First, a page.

An experienced freelance writer, videographer and television producer, Ben's interest in all forms of innovation is particularly fanatical when it comes to human-powered transportation, film-making gear, environmentally-friendly technologies and anything that's designed to go underwater. He lives in Edmonton, Alberta, where he spends a lot of time going over the handlebars of his mountain bike, hanging out in off-leash parks, and wishing the Pacific Ocean wasn't so far away.
We've all been there at some time ... stuck behind a slower-moving
vehicle on a two-lane highway, having to periodically pull part-way into
the oncoming lane to check if it's safe to pass. Needless to say, it
would be much safer and easier if we could just see the road
ahead from the perspective of that other vehicle. Well, that's just
what the EYES system is designed to do.
Bruxism – or "tooth-grinding" to most of us – is a very common problem.
Often caused by stress, it can cause tooth damage, headaches, insomnia
and jaw pain. Unfortunately, because it occurs when we're sleeping, many
people don't even realize they're doing it. Often, a night spent under
observation at a sleep clinic is the only way of "catching it in
action." That could be about to change, however, thanks to the
development of a bruxism-detecting mouth guard.
GoPro's Hero actioncams may already be pretty small, but when compared to things like the Polaroid Cube
... well, they almost look big. Soon, however, consumers will be able
to buy the diminutive Hero4 Session, which is 50 percent smaller and 40
percent lighter than the existing Hero4 Black and Silver models.
In order to treat injured joints, patients are often advised to apply
heat. This typically takes the form of a hot water bottle or
microwavable hot pack (which are cumbersome and cool off) or a heating
pad (which needs to be plugged in). Now, however, scientists from Korea
and the US have created a battery-powered thin mesh that applies heat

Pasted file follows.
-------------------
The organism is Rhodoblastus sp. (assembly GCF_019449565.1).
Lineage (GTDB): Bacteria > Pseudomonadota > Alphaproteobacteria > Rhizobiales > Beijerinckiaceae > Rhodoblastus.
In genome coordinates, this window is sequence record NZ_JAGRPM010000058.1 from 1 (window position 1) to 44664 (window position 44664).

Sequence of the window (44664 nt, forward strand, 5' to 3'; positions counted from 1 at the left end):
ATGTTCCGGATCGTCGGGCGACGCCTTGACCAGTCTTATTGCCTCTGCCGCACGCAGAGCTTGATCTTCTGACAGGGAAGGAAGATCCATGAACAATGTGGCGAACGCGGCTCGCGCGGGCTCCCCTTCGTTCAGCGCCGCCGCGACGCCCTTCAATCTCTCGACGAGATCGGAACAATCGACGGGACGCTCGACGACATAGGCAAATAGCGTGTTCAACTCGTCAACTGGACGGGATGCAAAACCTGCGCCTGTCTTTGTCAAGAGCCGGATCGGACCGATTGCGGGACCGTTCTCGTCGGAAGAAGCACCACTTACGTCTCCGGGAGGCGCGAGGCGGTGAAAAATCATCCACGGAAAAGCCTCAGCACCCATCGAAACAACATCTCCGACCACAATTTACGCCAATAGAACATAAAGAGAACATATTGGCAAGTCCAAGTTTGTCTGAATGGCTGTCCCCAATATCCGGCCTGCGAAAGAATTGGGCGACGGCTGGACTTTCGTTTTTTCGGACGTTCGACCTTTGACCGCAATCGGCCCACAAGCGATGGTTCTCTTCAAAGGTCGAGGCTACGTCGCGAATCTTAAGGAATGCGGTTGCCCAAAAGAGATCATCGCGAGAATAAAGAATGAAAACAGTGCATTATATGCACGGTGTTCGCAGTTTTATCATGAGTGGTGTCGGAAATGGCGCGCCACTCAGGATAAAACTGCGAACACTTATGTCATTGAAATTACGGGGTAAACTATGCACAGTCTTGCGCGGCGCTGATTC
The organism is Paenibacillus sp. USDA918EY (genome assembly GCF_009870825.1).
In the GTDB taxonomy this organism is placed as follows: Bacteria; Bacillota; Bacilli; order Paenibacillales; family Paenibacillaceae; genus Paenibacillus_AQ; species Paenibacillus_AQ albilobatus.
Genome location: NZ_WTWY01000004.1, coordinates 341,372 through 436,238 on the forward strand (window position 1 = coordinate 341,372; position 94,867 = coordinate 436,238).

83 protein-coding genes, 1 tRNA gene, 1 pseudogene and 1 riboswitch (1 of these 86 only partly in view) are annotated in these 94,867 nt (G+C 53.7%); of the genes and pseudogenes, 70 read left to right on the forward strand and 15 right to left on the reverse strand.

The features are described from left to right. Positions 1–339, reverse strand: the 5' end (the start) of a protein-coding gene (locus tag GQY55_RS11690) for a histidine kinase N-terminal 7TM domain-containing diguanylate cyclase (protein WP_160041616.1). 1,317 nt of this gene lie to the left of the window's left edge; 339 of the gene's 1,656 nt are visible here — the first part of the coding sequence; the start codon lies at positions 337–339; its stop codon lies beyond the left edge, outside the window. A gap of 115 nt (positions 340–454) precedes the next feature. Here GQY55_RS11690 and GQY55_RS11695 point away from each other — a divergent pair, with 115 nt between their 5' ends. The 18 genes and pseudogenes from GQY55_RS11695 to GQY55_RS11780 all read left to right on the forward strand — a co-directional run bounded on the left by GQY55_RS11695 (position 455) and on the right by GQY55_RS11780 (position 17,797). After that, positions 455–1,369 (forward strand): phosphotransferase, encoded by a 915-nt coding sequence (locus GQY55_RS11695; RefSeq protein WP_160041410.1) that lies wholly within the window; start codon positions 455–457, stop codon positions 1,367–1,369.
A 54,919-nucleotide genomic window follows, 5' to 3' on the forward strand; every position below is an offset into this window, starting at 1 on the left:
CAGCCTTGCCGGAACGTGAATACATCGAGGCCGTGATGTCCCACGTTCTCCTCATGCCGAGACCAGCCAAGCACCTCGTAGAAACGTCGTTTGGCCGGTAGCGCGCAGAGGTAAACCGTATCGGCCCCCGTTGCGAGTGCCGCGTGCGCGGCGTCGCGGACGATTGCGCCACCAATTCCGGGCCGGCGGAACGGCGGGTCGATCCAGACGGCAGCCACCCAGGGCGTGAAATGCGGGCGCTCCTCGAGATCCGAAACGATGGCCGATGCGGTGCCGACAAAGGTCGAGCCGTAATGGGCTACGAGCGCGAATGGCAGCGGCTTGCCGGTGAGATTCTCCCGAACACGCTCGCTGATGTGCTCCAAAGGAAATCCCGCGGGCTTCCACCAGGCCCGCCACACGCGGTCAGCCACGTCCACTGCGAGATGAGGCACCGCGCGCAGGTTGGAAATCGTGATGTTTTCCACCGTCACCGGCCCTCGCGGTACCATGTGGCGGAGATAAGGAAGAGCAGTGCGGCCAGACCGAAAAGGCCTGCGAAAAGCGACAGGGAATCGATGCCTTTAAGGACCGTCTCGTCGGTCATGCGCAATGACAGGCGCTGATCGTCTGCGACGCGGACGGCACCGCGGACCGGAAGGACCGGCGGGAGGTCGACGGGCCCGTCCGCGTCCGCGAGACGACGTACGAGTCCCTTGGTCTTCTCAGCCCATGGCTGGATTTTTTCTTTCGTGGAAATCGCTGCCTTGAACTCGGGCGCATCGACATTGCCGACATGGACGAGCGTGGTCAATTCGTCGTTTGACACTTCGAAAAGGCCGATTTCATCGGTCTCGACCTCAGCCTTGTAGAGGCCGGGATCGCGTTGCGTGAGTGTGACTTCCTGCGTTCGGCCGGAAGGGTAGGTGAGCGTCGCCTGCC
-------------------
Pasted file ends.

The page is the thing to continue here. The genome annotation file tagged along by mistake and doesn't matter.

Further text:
and stays put.
Thanks to continuing advances in LED and lithium battery technology,
it's now not uncommon to see mountain bike headlights putting out 3,000
lumens or more. Most of these high-intensity lights incorporate two or
three bulbs, however, requiring a separate battery pack to power them.
With this in mind, we were intrigued when we heard that Light &
Motion had declared its self-contained new Urban 850 Trail FC to be "the
most powerful single-LED bike light that exists." We gave it a try and
liked what it has to offer ... even if its claim may be a little hard to
Back in April, Volvo showed off its Lounge Console
at the Shanghai International Auto Show. The concept replaced the
usually-unoccupied front passenger seat of a chauffeur-driven vehicle
with a multi-purpose luxury footrest for use by the rear-seat passenger.
Building on that idea, the Swedish automaker has now unveiled the
Excellence Child Seat Concept, which replaces the front seat with a
The faster you're going, the farther ahead you should be looking. With
that in mind, Garmin has designed its new Varia bicycle headlight to
automatically focus its beam farther up the road when you're at speed,
while broadening it to give wider but less intense illumination as you
Parrot is already known for its drones that fly through the air and roll/jump along the ground,
but until now the French company hasn't had much to do with the water.
That'll change next month, however, when Parrot releases its Minidrone
There's a certain irony to most e-bikes. Their motors and batteries make
them easier to pedal, yet those same components also make them much
heavier than regular bikes – weights of 50 to 60 lb (23 to 27 kg) aren't
uncommon. Additionally, some "bike snobs" think they're kind of
dorky-looking. E-bike enthusiast Troy Rank and his team, however, have
set out to address the weight and appearance issues. His Maxwell EP0
looks almost entirely like a regular steel-framed flat-bar road bike,
and it's claimed to weigh as little as 25 lb (11 kg) depending on the
Besides simply being fascinating to watch, insect-inspired robots may
someday find use as scouts in search-and-rescue operations. In order
for them to function in such scenarios, however, they'll have to be able
to move through fields of debris. While some scientists have looked at
using sensors and algorithms that let the bots scan their surroundings
and then plot paths around obstacles, researchers at UC Berkley have
developed a much less complex but still effective approach – they've
outfitted a robotic cockroach with a streamlined shell, that lets it
just push its way through.